Esztergom Basilica is the biggest building in Hungary. The building of the present church took place on the foundation of several earlier churches. The first was built by Stephen I of Hungary between 1001–1010 (as the original Saint Adalbert church), the first cathedral in Hungary, which was burned down at the end of the 12th century. It was rebuilt, and even survived the Mongol invasion of Hungary. However, in 1304, Wenceslaus III, a probable candidate for the Hungarian throne, sacked the castle and the church. It was repaired in the following years. The archbishops of the 14th and 15th century made the church more ornate and added a huge library, the second most significant one in the country. It was ruined again under Turkish rule, in 1543. In 1820, the Archdiocese was restored and archbishop Sándor Rudnay decided to restore Esztergom's status as mother church of the country. The church maintains the relics of Catholic martyr and saint Marko Krizin.
The architect was Pál Kühnel and the lead contractor was János Packh. The foundation-stone was laid and work began in 1822. The Bakócz chapel was carefully disassembled (into about 1,600 pieces) and was moved 20 metres away from its original location and attached to the new basilica. In 1838 Packh was murdered, so József Hild was placed in charge of construction. He completed it in Classicistic style. Under the next archbishop, János Scitovszky, the upper church was completed and dedicated on August 31, 1856. The 1856 consecration ceremonies featured the premiere of the Missa solennis zur Einweihung der Basilika in Gran (Gran Mass), composed and conducted by Franz Liszt, and featuring the organist Alexander Winterberger. The final completion of the cathedral took place twelve years later in 1869.
The inner area of the basilica is 5,600 m². It is 118 m long and 49 m wide. It has a reverberation time of more than 9 seconds. Its dome, forming a semi-sphere, is situated in the middle, and it has 12 windows. It is 71.5 m high inside, with a diameter of 33.5 metres, and is 100 m high from outside, counted from the crypt.
The basilica is also known for Bakócz Chapel (named after Tamás Bakócz), built by Italian masters between 1506–1507 out of red marble of Süttő, its walls adorned with Tuscan Renaissance motifs. It is the most precious remaining example of Renaissance art in Hungary.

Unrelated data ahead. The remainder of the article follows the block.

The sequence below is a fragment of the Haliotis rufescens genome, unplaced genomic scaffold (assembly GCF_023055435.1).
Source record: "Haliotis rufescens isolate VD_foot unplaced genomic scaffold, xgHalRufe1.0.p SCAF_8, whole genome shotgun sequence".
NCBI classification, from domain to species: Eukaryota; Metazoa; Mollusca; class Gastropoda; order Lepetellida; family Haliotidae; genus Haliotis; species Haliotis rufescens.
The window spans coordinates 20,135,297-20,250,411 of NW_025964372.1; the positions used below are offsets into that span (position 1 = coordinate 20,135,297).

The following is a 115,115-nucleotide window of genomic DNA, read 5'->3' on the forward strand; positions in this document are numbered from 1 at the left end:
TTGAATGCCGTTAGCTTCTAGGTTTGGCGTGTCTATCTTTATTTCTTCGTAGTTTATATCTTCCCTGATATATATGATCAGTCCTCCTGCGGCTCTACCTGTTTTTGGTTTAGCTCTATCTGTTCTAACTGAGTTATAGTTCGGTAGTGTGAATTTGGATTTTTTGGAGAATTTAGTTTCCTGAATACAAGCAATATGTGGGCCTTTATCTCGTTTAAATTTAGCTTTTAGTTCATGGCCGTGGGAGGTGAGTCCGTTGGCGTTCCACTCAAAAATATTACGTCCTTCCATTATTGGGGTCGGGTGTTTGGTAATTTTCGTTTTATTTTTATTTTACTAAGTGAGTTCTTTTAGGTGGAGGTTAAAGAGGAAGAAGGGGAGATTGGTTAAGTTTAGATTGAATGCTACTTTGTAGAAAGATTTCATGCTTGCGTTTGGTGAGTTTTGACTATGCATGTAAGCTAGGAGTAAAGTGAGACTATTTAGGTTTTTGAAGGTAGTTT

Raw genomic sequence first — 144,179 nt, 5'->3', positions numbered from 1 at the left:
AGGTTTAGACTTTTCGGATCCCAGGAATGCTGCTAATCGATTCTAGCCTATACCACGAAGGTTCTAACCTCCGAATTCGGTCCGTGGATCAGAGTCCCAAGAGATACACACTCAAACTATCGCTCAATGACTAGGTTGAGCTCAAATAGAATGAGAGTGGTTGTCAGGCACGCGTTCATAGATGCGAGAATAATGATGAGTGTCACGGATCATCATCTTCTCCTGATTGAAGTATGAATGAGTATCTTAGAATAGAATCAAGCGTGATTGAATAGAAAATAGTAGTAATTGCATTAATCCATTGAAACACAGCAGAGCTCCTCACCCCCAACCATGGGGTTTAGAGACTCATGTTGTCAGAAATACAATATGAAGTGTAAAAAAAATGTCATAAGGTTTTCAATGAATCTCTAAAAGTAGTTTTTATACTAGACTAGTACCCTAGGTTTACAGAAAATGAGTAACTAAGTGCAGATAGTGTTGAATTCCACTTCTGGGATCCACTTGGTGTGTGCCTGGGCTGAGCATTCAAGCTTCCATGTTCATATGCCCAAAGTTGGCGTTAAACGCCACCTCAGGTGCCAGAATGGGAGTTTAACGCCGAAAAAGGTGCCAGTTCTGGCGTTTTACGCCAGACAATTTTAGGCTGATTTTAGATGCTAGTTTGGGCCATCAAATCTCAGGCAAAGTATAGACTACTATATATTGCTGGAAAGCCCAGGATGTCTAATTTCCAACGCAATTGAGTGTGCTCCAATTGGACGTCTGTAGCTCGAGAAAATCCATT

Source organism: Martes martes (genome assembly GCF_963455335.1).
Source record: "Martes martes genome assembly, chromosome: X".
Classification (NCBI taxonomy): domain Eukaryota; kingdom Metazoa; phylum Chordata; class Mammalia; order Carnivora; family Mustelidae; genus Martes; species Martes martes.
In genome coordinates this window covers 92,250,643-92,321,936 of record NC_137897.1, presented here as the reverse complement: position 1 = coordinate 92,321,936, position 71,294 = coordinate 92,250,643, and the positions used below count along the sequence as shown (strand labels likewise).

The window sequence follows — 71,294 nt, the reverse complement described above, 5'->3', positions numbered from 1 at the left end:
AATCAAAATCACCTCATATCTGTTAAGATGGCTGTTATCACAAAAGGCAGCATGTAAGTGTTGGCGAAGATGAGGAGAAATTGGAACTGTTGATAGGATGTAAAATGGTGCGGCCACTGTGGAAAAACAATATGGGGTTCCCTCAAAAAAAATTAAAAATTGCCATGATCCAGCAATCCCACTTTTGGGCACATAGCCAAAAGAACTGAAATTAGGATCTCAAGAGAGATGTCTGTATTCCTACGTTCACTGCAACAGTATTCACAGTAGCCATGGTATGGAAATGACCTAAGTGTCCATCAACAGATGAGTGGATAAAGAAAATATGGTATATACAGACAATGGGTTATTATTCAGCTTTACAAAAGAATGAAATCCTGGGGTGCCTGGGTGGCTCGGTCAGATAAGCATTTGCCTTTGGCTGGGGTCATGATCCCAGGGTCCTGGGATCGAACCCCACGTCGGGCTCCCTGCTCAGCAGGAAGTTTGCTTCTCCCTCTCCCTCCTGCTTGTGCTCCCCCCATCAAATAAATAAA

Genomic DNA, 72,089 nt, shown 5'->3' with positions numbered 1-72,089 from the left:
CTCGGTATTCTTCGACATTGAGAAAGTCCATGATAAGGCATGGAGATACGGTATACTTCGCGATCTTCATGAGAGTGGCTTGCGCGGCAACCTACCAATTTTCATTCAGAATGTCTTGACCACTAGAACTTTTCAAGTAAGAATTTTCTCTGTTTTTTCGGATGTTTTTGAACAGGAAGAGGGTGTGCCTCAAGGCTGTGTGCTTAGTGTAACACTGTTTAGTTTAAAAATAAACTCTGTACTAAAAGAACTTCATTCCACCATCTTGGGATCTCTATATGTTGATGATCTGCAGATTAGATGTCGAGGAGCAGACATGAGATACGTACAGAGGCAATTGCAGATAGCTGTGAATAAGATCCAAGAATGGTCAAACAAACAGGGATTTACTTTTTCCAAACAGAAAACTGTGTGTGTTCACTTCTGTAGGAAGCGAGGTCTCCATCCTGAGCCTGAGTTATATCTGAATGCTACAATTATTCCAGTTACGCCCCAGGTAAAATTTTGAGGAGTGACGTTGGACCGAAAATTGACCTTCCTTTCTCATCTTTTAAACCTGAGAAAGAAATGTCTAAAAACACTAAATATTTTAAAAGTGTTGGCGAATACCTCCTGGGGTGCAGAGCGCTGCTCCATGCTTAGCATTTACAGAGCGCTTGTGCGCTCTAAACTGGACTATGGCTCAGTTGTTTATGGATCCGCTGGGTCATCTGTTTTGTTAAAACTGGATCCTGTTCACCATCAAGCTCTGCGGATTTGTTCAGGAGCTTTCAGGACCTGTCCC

The huge crypt, built in Old Egyptian style in 1831, is today the resting place of late archbishops, among others, József Mindszenty, famous for his opposition to both Nazi and Communist rule.References:
Monte d"Accoddi is a Neolithic archaeological site in northern Sardinia, located in the territory of Sassari. The site consists of a massive raised stone platform thought to have been an altar. It was constructed by the Ozieri culture or earlier, with the oldest parts dated to around 4,000–3,650 BC.
The site was discovered in 1954 in a field owned by the Segni family. No chambers or entrances to the mound have been found, leading to the presumption it was an altar, a temple or a step pyramid. It may have also served an observational function, as its square plan is coordinated with the cardinal points of the compass.
The initial Ozieri structure was abandoned or destroyed around 3000 BC, with traces of fire found in the archeological evidence. Around 2800 BC the remains of the original structure were completely covered with a layered mixture of earth and stone, and large blocks of limestone were then applied to establish a second platform, truncated by a step pyramid (36 m × 29 m, about 10 m in height), accessible by means of a second ramp, 42 m long, built over the older one. This second temple resembles contemporary Mesopotamian ziggurats, and is attributed to the Abealzu-Filigosa culture.
Archeological excavations from the chalcolithic Abealzu-Filigosa layers indicate the Monte d"Accoddi was used for animal sacrifice, with the remains of sheep, cattle, and swine recovered in near equal proportions. It is among the earliest known sacrificial sites in Western Europe.
The site appears to have been abandoned again around 1800 BC, at the onset of the Nuragic age.
The monument was partially reconstructed during the 1980s. It is open to the public and accessible by the old route of SS131 highway, near the hamlet of Ottava. It is 14,9 km from Sassari and 45 km from Alghero. There is no public transportation to the site. The opening times vary throughout the year.